Now it's your turn - what other kinds of fraud analytics would you like to run against marathon data?  Or what other kinds of data could these marathon analytics be applied to? Feel free to leave your ideas and suggestions in the comments section!



About Author

Robert Allison

The Graph Guy!

Robert has worked at SAS for over a quarter century, and his specialty is customizing graphs and maps - adding those little extra touches that help them answer your questions at a glance. His educational background is in Computer Science, and he holds a BS, MS, and PhD from NC State University.

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  1. Robert,

    Another excellent post, and this one is of particular interest to me since I have had the privilege to run two Boston Marathons.

    I am not surprised to read that many people run Boston slower than their qualifying times for two reasons:

    1. It is very, very hard to get a Boston Qualifying time (BQ). I have many talented running friends who have been after one for years. Many savvy runners pick a flat course such as Chicago, London, or Berlin; or a mainly downhill course such as St George Marathon (Utah) to give them the best possible advantage to hit that very elusive BQ cut for their age range. Consequently, many BQ's reflect the absolute maximum that a runner can put out on an optimal course.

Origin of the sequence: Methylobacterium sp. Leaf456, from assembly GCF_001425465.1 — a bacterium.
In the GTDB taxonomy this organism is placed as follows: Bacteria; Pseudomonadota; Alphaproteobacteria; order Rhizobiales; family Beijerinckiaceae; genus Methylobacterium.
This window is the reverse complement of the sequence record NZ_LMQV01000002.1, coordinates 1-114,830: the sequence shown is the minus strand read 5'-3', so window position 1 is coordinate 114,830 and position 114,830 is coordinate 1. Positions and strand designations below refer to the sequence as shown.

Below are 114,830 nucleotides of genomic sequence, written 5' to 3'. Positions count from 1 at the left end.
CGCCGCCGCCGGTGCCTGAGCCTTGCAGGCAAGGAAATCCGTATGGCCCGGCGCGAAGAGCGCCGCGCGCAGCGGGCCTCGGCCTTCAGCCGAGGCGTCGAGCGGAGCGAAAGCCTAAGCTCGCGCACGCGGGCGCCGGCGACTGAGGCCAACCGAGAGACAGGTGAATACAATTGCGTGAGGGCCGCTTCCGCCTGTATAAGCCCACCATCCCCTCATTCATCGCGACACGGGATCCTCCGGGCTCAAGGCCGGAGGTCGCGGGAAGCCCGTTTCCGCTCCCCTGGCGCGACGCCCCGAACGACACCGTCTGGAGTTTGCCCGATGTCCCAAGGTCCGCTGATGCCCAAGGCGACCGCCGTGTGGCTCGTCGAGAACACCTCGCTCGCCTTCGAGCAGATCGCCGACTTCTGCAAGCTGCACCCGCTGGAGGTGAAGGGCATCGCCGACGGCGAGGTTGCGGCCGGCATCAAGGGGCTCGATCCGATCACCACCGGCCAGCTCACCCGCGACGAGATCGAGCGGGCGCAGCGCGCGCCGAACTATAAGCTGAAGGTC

2. Boston is a nasty course, especially starting around mile 17 when you have to face the infamous Newton Hills. They are a series of three hills that culminate around mile 21. Being so deep in the marathon, they knock the heck out of many, many runners and are both very storied and feared.

    When I ran the 2013 Boston Marathon, I qualified with a 3:36:00 (LA Marathon) and finished Boston in 3:47:19; roughly 5% slower. Though the 2014 Boston Marathon was very inspirational with its tributes to the victims of the previous year's tragedy, it was very hard for me. I qualified with a personal best of 3:28:34 (Chicago Marathon), but finished Boston in 3:57:14; roughly 14% slower. Why? I was smoking along the course until... I finished going over the last of the Newton Hills--Heartbreak Hill. There, I cramped up something fierce and hobble-ran the last 5 miles to the finish at Boylston Street.

    So, Boston Marathon finishers that are slower than their qualifying times make sense to me. However, knowing how hard it is to get a BQ in the first place, I would be very suspicious of runners who run significantly FASTER than their BQ times. What's up with that?

    Finally, I found your 2013 graph to be somewhat chilling and somewhat sad, seeing the sudden stoppage of bib numbers at about the 2100 mark; signifying about when the tragedy happened and the race was stopped.


  2. Kevin DeBruhl on

    Nicely done, Robert. As an avid runner, I found this really interesting. Then again, I know my chances of qualifying for Boston depend on me running when I'm 90 years old before I'll make my BQ time.

    Some other ways they use to identify "cheaters" is to look at their splits. Some runners have been found to be consistently missing times from the timing mats around mile 15. Also, examining on-course race photographs and not being able to find a runner being photographed is another data point.

    Keep up the great work demonstrating visualizing techniques applied to interesting problems!